The Molniya-M was retired from service in 2010 and the Soyuz-2 has already replaced the Soyuz-U for all launches apart from Progress missions to the International Space Station.
A switch to the 2-1A for the Progress M-27M mission ended in failure, as an issue – believed to be specific to the marriage of the resupply ship and the Soyuz 2-1A – has been cited in the failure investigation notes.
Roscosmos claim a hardware issue caused abnormal separation between the Soyuz carrier rocket and the Progress, resulting in the latter’s eventual doom.
The Soyuz-2 has three principal variants; the 2-1a, 2-1b and 2-1v (v being the Romanisation of the third letter of the Cyrillic alphabet).
The 2-1a is a modernised version of the Soyuz-U, while the 2-1b introduces a new RD-0124 stage engine.
The Soyuz-2-1v, which is also known as Soyuz-1, uses an NK-33 engine to power the core stage and does away with the four boosters flown on all other Soyuz rockets.
The first and second stages of the Soyuz-2-1a burn in parallel; the first stage consists of four strap-on boosters powered by RD-117 engines, clustered around the core, or second stage, which is powered by an RD-118.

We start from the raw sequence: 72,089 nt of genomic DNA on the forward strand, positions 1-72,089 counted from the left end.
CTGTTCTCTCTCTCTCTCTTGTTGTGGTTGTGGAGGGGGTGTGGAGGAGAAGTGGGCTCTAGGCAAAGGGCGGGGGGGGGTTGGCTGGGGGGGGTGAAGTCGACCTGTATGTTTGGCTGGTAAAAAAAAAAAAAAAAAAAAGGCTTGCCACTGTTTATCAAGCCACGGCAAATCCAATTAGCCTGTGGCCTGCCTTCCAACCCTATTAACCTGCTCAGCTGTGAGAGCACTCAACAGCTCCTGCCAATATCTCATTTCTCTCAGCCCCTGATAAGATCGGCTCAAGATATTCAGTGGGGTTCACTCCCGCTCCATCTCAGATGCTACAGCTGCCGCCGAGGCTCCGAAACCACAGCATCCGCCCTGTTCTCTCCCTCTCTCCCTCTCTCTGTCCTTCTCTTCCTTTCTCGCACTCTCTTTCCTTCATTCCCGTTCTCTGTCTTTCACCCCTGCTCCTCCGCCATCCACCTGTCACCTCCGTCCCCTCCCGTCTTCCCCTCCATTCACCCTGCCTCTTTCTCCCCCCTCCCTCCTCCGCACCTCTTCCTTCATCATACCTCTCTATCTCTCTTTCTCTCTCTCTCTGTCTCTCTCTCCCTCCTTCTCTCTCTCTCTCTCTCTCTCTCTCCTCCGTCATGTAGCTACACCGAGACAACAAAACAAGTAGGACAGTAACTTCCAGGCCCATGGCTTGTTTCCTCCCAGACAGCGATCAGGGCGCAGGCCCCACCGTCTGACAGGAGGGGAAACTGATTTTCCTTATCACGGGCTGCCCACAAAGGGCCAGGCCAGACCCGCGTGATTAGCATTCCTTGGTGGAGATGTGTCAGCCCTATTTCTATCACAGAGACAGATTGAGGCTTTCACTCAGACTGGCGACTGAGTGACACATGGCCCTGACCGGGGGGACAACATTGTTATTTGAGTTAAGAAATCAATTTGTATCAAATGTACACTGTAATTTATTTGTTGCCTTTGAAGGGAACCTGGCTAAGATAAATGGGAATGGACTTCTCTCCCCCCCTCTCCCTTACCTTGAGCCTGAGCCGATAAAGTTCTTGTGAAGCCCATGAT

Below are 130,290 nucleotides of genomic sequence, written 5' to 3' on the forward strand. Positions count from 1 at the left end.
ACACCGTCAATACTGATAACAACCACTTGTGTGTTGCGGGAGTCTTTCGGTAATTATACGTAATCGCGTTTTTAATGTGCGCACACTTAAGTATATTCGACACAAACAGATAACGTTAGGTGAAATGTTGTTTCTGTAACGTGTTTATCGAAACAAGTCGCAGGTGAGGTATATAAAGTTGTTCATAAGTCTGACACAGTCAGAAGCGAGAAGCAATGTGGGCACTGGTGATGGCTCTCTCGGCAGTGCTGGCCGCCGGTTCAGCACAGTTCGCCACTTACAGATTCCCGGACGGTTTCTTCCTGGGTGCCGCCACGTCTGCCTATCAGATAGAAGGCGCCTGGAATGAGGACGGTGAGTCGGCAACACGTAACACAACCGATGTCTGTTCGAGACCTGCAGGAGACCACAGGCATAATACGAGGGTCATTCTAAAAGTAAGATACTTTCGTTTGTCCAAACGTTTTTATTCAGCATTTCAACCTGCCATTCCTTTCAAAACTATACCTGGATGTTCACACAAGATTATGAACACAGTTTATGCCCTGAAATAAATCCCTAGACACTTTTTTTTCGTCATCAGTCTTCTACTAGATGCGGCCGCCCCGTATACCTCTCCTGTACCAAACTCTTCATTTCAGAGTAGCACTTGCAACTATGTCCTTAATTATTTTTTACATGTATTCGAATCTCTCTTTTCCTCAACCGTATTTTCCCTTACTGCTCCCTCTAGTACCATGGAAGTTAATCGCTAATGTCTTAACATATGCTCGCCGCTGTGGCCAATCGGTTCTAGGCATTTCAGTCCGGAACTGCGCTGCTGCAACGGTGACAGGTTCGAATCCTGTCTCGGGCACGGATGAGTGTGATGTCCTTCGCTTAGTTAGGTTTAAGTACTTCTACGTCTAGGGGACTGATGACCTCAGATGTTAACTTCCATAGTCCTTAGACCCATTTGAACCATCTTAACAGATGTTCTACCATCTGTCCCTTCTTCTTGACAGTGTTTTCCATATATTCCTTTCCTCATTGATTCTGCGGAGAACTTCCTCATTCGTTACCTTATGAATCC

Atop the core sits the third stage with an RD-0110 engine that injected the spacecraft into its target orbit.
Although Friday’s launch was a surprise, this was mainly related to the military payload, as opposed to a rushed decision to try and launch the Soyuz 2-1A in a “Return To Flight” scenario.
The payload – the Kobalt-M – is classed as a modernized version of the Yantar spacecraft. It is understood to be a military reconnaissance spacecraft by nature.
The spacecraft was developed by TsSKB Progress of Samara and manufactured by OAO Arsenal of St Petersburg.
The design of the spacecraft is such that it has two small capsules on board, allowing it to return film back to Earth inside the main – cone-shaped – reentry vehicle.
Kobalt-M satellites are typically launched into the 170 by 370-kilometer orbits with the inclination 62.8 – 67.2 degrees toward the Equator.
Very little is known about the spacecraft, given its military nature. However, previous mission information has provided some insight into the mission length for the spacecraft.
The first Kobalt-M satellite was launched on September 24, 2004 on a Soyuz-U launch vehicle from the LC16/1 Launch Complex at the Plesetsk Cosmodrome. Designated Kosmos-2410, the Kobalt-M returned to Earth on January 9, 2005, after a 107-day mission. The second satellite on the series was launched on May 3, 2006 on a 74-day mission.
Kosmos-2427 was the third satellite on the series, launched on June 7, 2007 – this time spending 76 days in space. This was followed by a number of similar missions until a May 17, 2012 Soyuz-U launch resulted in a Kobalt-M flight lasting an extended – and record-breaking – 130 day on orbit.
Kosmos-2495 was the first Kobalt-M to be launched by a Soyuz 2-1A rocket, resulting in a mission duration of 120 days.
The May 6, 2014 launch was believed to be the last for this range of spacecraft. However, due to changes to the geopolitical climate, it appears Russia decided to loft one more from the range, named Kosmos-2505, although this too is believed to be the final Kobalt-M, not least due to the advances in spy satellite technology.